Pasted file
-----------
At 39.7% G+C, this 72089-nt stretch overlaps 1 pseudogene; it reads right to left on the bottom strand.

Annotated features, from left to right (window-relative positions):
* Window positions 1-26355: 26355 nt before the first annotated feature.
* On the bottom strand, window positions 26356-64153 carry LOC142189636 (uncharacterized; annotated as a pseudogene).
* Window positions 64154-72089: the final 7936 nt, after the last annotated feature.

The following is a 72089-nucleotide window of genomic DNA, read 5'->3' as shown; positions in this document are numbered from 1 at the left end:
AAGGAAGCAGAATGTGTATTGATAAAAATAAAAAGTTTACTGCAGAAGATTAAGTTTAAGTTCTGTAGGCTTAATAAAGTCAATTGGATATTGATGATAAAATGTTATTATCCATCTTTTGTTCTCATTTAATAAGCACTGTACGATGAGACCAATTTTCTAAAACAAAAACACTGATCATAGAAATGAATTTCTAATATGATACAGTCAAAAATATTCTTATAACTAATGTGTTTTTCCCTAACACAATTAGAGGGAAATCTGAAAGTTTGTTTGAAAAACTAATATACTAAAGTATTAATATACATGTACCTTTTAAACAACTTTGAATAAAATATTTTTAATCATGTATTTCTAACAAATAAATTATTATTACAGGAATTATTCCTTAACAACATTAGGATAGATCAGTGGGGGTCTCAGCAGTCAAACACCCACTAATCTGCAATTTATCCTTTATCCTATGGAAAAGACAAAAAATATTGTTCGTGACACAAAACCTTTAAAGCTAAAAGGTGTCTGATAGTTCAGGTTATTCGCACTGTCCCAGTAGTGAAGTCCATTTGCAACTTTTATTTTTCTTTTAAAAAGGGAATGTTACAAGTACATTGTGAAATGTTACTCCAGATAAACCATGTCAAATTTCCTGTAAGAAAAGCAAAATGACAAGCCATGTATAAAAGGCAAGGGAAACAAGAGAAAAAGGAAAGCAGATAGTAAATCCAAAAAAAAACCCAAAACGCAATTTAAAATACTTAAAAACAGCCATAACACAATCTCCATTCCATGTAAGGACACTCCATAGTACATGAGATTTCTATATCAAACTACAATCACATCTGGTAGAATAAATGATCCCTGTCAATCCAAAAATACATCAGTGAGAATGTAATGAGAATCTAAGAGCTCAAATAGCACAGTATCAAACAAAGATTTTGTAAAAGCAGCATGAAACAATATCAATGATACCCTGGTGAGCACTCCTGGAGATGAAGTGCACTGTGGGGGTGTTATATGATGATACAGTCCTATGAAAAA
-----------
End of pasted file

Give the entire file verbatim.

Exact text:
At 39.7% G+C, this 72089-nt stretch overlaps 1 pseudogene; it reads right to left on the bottom strand.

Annotated features, from left to right (window-relative positions):
* Window positions 1-26355: 26355 nt before the first annotated feature.
* On the bottom strand, window positions 26356-64153 carry LOC142189636 (uncharacterized; annotated as a pseudogene).
* Window positions 64154-72089: the final 7936 nt, after the last annotated feature.

The following is a 72089-nucleotide window of genomic DNA, read 5'->3' as shown; positions in this document are numbered from 1 at the left end:
AAGGAAGCAGAATGTGTATTGATAAAAATAAAAAGTTTACTGCAGAAGATTAAGTTTAAGTTCTGTAGGCTTAATAAAGTCAATTGGATATTGATGATAAAATGTTATTATCCATCTTTTGTTCTCATTTAATAAGCACTGTACGATGAGACCAATTTTCTAAAACAAAAACACTGATCATAGAAATGAATTTCTAATATGATACAGTCAAAAATATTCTTATAACTAATGTGTTTTTCCCTAACACAATTAGAGGGAAATCTGAAAGTTTGTTTGAAAAACTAATATACTAAAGTATTAATATACATGTACCTTTTAAACAACTTTGAATAAAATATTTTTAATCATGTATTTCTAACAAATAAATTATTATTACAGGAATTATTCCTTAACAACATTAGGATAGATCAGTGGGGGTCTCAGCAGTCAAACACCCACTAATCTGCAATTTATCCTTTATCCTATGGAAAAGACAAAAAATATTGTTCGTGACACAAAACCTTTAAAGCTAAAAGGTGTCTGATAGTTCAGGTTATTCGCACTGTCCCAGTAGTGAAGTCCATTTGCAACTTTTATTTTTCTTTTAAAAAGGGAATGTTACAAGTACATTGTGAAATGTTACTCCAGATAAACCATGTCAAATTTCCTGTAAGAAAAGCAAAATGACAAGCCATGTATAAAAGGCAAGGGAAACAAGAGAAAAAGGAAAGCAGATAGTAAATCCAAAAAAAAACCCAAAACGCAATTTAAAATACTTAAAAACAGCCATAACACAATCTCCATTCCATGTAAGGACACTCCATAGTACATGAGATTTCTATATCAAACTACAATCACATCTGGTAGAATAAATGATCCCTGTCAATCCAAAAATACATCAGTGAGAATGTAATGAGAATCTAAGAGCTCAAATAGCACAGTATCAAACAAAGATTTTGTAAAAGCAGCATGAAACAATATCAATGATACCCTGGTGAGCACTCCTGGAGATGAAGTGCACTGTGGGGGTGTTATATGATGATACAGTCCTATGAAAAA